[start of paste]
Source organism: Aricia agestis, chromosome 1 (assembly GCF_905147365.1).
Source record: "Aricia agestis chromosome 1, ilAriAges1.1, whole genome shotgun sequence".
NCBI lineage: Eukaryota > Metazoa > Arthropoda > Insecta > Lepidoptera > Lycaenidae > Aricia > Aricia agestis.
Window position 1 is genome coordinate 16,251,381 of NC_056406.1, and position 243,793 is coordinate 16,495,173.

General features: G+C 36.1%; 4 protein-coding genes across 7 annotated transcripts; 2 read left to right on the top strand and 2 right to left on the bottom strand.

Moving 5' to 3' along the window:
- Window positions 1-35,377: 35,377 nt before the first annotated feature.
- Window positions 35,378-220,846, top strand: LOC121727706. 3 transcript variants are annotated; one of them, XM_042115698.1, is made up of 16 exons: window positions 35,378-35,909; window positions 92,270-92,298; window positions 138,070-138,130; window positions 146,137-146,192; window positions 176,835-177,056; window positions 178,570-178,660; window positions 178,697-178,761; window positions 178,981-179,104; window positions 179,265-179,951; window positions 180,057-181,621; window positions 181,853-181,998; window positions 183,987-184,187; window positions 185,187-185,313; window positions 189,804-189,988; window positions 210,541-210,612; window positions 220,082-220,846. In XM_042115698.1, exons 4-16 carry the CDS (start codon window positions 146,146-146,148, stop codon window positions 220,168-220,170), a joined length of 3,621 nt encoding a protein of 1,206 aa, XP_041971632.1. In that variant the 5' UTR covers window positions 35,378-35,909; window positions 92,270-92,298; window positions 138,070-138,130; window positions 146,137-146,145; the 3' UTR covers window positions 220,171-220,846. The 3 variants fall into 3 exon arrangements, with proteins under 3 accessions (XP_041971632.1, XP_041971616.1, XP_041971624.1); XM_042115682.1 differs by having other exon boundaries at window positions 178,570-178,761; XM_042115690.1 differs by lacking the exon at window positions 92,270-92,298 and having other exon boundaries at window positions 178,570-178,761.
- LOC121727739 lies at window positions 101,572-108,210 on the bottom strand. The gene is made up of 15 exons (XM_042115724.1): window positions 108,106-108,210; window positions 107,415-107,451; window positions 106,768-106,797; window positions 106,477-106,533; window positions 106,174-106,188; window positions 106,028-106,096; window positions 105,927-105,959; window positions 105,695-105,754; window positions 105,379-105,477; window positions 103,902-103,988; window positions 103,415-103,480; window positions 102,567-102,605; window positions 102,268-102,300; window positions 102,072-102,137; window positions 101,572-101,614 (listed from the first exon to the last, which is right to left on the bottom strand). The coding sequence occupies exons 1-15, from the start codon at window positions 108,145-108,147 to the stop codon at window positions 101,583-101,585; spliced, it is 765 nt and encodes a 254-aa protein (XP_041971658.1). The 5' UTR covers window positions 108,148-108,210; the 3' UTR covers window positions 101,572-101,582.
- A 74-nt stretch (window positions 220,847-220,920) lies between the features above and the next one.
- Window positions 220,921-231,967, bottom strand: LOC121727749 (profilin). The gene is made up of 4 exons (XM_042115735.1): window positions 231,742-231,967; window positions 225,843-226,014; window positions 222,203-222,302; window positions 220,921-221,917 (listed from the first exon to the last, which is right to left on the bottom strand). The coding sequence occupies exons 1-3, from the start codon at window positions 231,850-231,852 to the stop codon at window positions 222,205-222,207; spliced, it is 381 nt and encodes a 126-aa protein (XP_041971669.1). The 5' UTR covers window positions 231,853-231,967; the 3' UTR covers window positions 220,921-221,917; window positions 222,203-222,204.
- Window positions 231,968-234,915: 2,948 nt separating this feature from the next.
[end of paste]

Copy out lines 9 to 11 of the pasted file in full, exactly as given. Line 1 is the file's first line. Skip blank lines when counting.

- LOC121727739 lies at window positions 101,572-108,210 on the bottom strand. The gene is made up of 15 exons (XM_042115724.1): window positions 108,106-108,210; window positions 107,415-107,451; window positions 106,768-106,797; window positions 106,477-106,533; window positions 106,174-106,188; window positions 106,028-106,096; window positions 105,927-105,959; window positions 105,695-105,754; window positions 105,379-105,477; window positions 103,902-103,988; window positions 103,415-103,480; window positions 102,567-102,605; window positions 102,268-102,300; window positions 102,072-102,137; window positions 101,572-101,614 (listed from the first exon to the last, which is right to left on the bottom strand). The coding sequence occupies exons 1-15, from the start codon at window positions 108,145-108,147 to the stop codon at window positions 101,583-101,585; spliced, it is 765 nt and encodes a 254-aa protein (XP_041971658.1). The 5' UTR covers window positions 108,148-108,210; the 3' UTR covers window positions 101,572-101,582.
- A 74-nt stretch (window positions 220,847-220,920) lies between the features above and the next one.
- Window positions 220,921-231,967, bottom strand: LOC121727749 (profilin). The gene is made up of 4 exons (XM_042115735.1): window positions 231,742-231,967; window positions 225,843-226,014; window positions 222,203-222,302; window positions 220,921-221,917 (listed from the first exon to the last, which is right to left on the bottom strand). The coding sequence occupies exons 1-3, from the start codon at window positions 231,850-231,852 to the stop codon at window positions 222,205-222,207; spliced, it is 381 nt and encodes a 126-aa protein (XP_041971669.1). The 5' UTR covers window positions 231,853-231,967; the 3' UTR covers window positions 220,921-221,917; window positions 222,203-222,204.